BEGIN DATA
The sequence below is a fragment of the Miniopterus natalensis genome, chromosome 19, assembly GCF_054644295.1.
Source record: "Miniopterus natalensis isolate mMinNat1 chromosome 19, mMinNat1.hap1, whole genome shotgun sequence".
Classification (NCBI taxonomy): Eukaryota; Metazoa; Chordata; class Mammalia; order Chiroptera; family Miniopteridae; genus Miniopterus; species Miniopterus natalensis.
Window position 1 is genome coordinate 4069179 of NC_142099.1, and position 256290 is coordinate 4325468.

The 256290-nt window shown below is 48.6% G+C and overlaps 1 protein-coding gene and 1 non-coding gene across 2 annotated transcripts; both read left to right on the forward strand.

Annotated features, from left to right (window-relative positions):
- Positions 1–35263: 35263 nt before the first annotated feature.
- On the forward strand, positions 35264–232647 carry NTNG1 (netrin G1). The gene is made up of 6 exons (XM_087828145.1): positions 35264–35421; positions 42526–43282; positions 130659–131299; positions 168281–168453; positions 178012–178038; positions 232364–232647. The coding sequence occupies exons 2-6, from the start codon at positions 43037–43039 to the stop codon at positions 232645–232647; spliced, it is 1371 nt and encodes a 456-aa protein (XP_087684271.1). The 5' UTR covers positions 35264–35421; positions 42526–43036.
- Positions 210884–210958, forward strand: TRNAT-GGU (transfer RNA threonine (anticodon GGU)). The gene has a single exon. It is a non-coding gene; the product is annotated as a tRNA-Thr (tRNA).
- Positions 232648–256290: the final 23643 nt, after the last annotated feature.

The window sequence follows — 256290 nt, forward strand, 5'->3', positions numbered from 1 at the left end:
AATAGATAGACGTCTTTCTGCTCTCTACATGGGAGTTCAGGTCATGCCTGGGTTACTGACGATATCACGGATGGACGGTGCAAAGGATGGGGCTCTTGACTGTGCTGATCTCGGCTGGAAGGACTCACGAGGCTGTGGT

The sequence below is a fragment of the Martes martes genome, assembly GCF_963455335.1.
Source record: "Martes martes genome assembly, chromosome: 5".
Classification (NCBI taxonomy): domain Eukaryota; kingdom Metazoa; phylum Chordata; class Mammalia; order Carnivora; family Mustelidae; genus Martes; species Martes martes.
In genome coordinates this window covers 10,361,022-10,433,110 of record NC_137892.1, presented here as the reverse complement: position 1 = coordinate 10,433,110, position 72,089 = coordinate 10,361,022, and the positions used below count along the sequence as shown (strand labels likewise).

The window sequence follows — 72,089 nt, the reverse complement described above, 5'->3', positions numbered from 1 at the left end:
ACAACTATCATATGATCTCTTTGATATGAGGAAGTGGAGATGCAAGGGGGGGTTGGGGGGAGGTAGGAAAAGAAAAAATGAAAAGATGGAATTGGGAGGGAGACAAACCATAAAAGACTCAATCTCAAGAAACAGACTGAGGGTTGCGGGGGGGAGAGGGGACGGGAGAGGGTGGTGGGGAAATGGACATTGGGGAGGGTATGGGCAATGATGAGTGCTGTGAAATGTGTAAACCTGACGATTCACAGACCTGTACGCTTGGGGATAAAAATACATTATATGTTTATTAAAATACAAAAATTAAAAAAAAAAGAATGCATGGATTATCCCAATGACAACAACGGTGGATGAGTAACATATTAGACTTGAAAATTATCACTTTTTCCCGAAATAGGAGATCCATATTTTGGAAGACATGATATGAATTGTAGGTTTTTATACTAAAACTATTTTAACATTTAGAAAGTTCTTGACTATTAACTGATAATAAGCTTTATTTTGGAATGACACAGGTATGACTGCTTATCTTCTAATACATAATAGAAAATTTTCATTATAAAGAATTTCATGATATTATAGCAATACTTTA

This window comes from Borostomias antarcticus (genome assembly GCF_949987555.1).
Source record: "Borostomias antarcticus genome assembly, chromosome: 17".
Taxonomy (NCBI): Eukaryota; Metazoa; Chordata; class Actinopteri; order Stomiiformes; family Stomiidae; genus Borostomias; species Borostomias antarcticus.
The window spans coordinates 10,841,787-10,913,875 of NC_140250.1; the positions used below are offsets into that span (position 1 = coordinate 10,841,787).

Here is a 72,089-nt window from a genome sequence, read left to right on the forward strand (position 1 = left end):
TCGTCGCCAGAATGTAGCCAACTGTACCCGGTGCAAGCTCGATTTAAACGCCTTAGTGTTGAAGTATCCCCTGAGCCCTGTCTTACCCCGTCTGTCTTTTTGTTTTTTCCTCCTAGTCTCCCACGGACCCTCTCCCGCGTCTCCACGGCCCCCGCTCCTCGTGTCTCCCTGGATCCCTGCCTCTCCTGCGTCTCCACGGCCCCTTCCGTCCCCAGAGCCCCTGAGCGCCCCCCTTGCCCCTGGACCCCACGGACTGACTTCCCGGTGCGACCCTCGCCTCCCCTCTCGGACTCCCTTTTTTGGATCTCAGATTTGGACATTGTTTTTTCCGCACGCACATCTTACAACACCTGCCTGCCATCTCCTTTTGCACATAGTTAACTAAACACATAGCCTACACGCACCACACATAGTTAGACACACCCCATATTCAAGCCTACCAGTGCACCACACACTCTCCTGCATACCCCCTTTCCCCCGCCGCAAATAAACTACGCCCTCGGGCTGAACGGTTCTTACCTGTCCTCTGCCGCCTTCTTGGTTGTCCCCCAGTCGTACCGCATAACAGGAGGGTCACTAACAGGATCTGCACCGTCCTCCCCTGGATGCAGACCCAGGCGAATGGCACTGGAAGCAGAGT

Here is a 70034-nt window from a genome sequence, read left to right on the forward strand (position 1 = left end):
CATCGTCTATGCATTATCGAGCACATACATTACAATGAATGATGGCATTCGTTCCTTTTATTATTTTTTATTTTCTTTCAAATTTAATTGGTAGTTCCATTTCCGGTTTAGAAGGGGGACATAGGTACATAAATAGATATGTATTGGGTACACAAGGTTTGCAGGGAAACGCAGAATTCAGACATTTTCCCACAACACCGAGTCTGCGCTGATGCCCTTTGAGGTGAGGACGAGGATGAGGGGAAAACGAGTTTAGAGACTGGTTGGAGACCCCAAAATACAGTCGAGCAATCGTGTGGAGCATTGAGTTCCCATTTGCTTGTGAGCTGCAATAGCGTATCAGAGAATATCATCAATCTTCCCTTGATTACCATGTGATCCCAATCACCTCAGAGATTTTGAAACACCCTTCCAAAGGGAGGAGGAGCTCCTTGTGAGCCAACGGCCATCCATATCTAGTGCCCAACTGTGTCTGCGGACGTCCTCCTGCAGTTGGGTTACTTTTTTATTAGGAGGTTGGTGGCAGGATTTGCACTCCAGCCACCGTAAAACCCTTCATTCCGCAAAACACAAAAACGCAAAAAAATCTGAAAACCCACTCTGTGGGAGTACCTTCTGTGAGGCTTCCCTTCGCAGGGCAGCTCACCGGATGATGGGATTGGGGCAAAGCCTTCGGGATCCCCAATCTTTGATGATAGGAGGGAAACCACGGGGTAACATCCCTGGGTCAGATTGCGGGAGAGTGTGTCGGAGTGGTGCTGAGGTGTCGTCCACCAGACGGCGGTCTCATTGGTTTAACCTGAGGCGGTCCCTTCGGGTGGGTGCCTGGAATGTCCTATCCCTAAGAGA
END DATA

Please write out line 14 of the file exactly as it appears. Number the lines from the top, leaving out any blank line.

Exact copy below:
Source record: "Martes martes genome assembly, chromosome: 5".